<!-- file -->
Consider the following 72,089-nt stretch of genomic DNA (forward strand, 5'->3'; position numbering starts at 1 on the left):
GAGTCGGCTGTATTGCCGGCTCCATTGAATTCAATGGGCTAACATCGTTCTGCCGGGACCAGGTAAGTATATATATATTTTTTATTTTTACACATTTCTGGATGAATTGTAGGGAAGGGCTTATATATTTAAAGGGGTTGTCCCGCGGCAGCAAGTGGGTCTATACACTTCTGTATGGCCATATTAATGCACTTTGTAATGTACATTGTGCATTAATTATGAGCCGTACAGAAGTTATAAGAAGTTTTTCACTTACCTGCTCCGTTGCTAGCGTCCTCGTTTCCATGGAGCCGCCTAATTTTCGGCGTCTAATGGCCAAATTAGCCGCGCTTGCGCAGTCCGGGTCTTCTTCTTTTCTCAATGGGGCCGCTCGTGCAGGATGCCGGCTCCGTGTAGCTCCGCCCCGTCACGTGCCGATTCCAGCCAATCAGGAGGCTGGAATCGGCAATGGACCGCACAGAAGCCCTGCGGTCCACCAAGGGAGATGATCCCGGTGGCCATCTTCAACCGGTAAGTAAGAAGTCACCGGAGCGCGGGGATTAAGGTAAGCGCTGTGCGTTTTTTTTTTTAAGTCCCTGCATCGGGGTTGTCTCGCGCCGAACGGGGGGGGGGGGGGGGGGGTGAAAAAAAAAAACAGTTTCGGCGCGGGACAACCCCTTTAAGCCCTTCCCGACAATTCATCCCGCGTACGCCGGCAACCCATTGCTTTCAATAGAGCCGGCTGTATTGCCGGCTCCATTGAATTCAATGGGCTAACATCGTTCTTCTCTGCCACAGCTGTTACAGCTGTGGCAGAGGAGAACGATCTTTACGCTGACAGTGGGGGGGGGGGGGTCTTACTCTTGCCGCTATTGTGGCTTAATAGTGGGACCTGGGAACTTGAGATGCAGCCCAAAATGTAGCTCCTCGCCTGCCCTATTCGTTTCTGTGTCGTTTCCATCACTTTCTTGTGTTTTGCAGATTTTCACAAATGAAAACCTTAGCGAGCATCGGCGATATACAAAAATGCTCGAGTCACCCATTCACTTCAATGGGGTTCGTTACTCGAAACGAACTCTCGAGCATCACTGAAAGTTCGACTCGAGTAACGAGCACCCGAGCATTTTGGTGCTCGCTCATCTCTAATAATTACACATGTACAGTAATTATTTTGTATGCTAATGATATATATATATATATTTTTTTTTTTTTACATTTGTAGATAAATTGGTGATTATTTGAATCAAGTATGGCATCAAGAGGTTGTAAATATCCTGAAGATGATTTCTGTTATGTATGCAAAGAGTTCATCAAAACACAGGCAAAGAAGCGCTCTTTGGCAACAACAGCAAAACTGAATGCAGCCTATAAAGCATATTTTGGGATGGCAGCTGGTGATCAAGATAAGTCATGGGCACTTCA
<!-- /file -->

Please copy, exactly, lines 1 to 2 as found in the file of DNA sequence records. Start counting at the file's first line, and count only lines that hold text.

Consider the following 72,089-nt stretch of genomic DNA (forward strand, 5'->3'; position numbering starts at 1 on the left):
GAGTCGGCTGTATTGCCGGCTCCATTGAATTCAATGGGCTAACATCGTTCTGCCGGGACCAGGTAAGTATATATATATTTTTTATTTTTACACATTTCTGGATGAATTGTAGGGAAGGGCTTATATATTTAAAGGGGTTGTCCCGCGGCAGCAAGTGGGTCTATACACTTCTGTATGGCCATATTAATGCACTTTGTAATGTACATTGTGCATTAATTATGAGCCGTACAGAAGTTATAAGAAGTTTTTCACTTACCTGCTCCGTTGCTAGCGTCCTCGTTTCCATGGAGCCGCCTAATTTTCGGCGTCTAATGGCCAAATTAGCCGCGCTTGCGCAGTCCGGGTCTTCTTCTTTTCTCAATGGGGCCGCTCGTGCAGGATGCCGGCTCCGTGTAGCTCCGCCCCGTCACGTGCCGATTCCAGCCAATCAGGAGGCTGGAATCGGCAATGGACCGCACAGAAGCCCTGCGGTCCACCAAGGGAGATGATCCCGGTGGCCATCTTCAACCGGTAAGTAAGAAGTCACCGGAGCGCGGGGATTAAGGTAAGCGCTGTGCGTTTTTTTTTTTAAGTCCCTGCATCGGGGTTGTCTCGCGCCGAACGGGGGGGGGGGGGGGGGGGTGAAAAAAAAAAACAGTTTCGGCGCGGGACAACCCCTTTAAGCCCTTCCCGACAATTCATCCCGCGTACGCCGGCAACCCATTGCTTTCAATAGAGCCGGCTGTATTGCCGGCTCCATTGAATTCAATGGGCTAACATCGTTCTTCTCTGCCACAGCTGTTACAGCTGTGGCAGAGGAGAACGATCTTTACGCTGACAGTGGGGGGGGGGGGGTCTTACTCTTGCCGCTATTGTGGCTTAATAGTGGGACCTGGGAACTTGAGATGCAGCCCAAAATGTAGCTCCTCGCCTGCCCTATTCGTTTCTGTGTCGTTTCCATCACTTTCTTGTGTTTTGCAGATTTTCACAAATGAAAACCTTAGCGAGCATCGGCGATATACAAAAATGCTCGAGTCACCCATTCACTTCAATGGGGTTCGTTACTCGAAACGAACTCTCGAGCATCACTGAAAGTTCGACTCGAGTAACGAGCACCCGAGCATTTTGGTGCTCGCTCATCTCTAATAATTACACATGTACAGTAATTATTTTGTATGCTAATGATATATATATATATATTTTTTTTTTTTTACATTTGTAGATAAATTGGTGATTATTTGAATCAAGTATGGCATCAAGAGGTTGTAAATATCCTGAAGATGATTTCTGTTATGTATGCAAAGAGTTCATCAAAACACAGGCAAAGAAGCGCTCTTTGGCAACAACAGCAAAACTGAATGCAGCCTATAAAGCATATTTTGGGATGGCAGCTGGTGATCAAGATAAGTCATGGGCACTTCA